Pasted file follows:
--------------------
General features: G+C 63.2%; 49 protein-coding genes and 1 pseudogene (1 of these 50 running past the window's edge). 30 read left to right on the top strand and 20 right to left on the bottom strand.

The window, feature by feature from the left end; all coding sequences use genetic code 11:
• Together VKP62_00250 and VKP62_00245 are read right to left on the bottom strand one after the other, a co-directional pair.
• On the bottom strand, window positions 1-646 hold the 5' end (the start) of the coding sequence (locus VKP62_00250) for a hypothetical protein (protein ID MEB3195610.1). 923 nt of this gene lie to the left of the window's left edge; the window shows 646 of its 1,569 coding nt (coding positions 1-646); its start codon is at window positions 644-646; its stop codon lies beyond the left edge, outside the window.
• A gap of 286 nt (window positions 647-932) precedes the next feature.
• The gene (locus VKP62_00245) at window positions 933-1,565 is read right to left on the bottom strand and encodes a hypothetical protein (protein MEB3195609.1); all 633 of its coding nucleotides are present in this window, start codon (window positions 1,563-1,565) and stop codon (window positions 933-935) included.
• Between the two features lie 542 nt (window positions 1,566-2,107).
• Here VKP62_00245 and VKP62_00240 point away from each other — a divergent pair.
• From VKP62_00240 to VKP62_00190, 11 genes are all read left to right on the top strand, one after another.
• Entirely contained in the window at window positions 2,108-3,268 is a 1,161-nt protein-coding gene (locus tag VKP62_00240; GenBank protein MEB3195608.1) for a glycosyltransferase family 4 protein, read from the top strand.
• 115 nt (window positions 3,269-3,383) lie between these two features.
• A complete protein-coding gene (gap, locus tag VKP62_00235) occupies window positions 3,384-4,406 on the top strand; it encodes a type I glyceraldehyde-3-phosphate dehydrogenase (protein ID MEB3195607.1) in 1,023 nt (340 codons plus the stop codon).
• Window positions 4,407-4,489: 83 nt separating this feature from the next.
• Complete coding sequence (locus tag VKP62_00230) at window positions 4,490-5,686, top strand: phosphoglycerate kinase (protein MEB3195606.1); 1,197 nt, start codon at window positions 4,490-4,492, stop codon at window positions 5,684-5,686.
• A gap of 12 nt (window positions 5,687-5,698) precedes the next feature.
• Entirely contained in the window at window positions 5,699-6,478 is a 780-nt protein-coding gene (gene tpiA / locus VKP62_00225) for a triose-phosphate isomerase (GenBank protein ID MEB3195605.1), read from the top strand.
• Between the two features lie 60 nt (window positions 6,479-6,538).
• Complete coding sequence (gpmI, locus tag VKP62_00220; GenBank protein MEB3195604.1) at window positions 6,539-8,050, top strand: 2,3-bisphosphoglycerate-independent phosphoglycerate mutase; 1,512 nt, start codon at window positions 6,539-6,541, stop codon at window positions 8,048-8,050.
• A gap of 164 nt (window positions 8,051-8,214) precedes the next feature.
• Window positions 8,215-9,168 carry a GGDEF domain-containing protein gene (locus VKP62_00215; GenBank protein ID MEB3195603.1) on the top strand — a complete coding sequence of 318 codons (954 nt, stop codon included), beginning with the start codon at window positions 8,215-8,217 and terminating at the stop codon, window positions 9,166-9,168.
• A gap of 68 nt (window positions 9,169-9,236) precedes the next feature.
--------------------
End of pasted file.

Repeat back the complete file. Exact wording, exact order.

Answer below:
General features: G+C 63.2%; 49 protein-coding genes and 1 pseudogene (1 of these 50 running past the window's edge). 30 read left to right on the top strand and 20 right to left on the bottom strand.

The window, feature by feature from the left end; all coding sequences use genetic code 11:
• Together VKP62_00250 and VKP62_00245 are read right to left on the bottom strand one after the other, a co-directional pair.
• On the bottom strand, window positions 1-646 hold the 5' end (the start) of the coding sequence (locus VKP62_00250) for a hypothetical protein (protein ID MEB3195610.1). 923 nt of this gene lie to the left of the window's left edge; the window shows 646 of its 1,569 coding nt (coding positions 1-646); its start codon is at window positions 644-646; its stop codon lies beyond the left edge, outside the window.
• A gap of 286 nt (window positions 647-932) precedes the next feature.
• The gene (locus VKP62_00245) at window positions 933-1,565 is read right to left on the bottom strand and encodes a hypothetical protein (protein MEB3195609.1); all 633 of its coding nucleotides are present in this window, start codon (window positions 1,563-1,565) and stop codon (window positions 933-935) included.
• Between the two features lie 542 nt (window positions 1,566-2,107).
• Here VKP62_00245 and VKP62_00240 point away from each other — a divergent pair.
• From VKP62_00240 to VKP62_00190, 11 genes are all read left to right on the top strand, one after another.
• Entirely contained in the window at window positions 2,108-3,268 is a 1,161-nt protein-coding gene (locus tag VKP62_00240; GenBank protein MEB3195608.1) for a glycosyltransferase family 4 protein, read from the top strand.
• 115 nt (window positions 3,269-3,383) lie between these two features.
• A complete protein-coding gene (gap, locus tag VKP62_00235) occupies window positions 3,384-4,406 on the top strand; it encodes a type I glyceraldehyde-3-phosphate dehydrogenase (protein ID MEB3195607.1) in 1,023 nt (340 codons plus the stop codon).
• Window positions 4,407-4,489: 83 nt separating this feature from the next.
• Complete coding sequence (locus tag VKP62_00230) at window positions 4,490-5,686, top strand: phosphoglycerate kinase (protein MEB3195606.1); 1,197 nt, start codon at window positions 4,490-4,492, stop codon at window positions 5,684-5,686.
• A gap of 12 nt (window positions 5,687-5,698) precedes the next feature.
• Entirely contained in the window at window positions 5,699-6,478 is a 780-nt protein-coding gene (gene tpiA / locus VKP62_00225) for a triose-phosphate isomerase (GenBank protein ID MEB3195605.1), read from the top strand.
• Between the two features lie 60 nt (window positions 6,479-6,538).
• Complete coding sequence (gpmI, locus tag VKP62_00220; GenBank protein MEB3195604.1) at window positions 6,539-8,050, top strand: 2,3-bisphosphoglycerate-independent phosphoglycerate mutase; 1,512 nt, start codon at window positions 6,539-6,541, stop codon at window positions 8,048-8,050.
• A gap of 164 nt (window positions 8,051-8,214) precedes the next feature.
• Window positions 8,215-9,168 carry a GGDEF domain-containing protein gene (locus VKP62_00215; GenBank protein ID MEB3195603.1) on the top strand — a complete coding sequence of 318 codons (954 nt, stop codon included), beginning with the start codon at window positions 8,215-8,217 and terminating at the stop codon, window positions 9,166-9,168.
• A gap of 68 nt (window positions 9,169-9,236) precedes the next feature.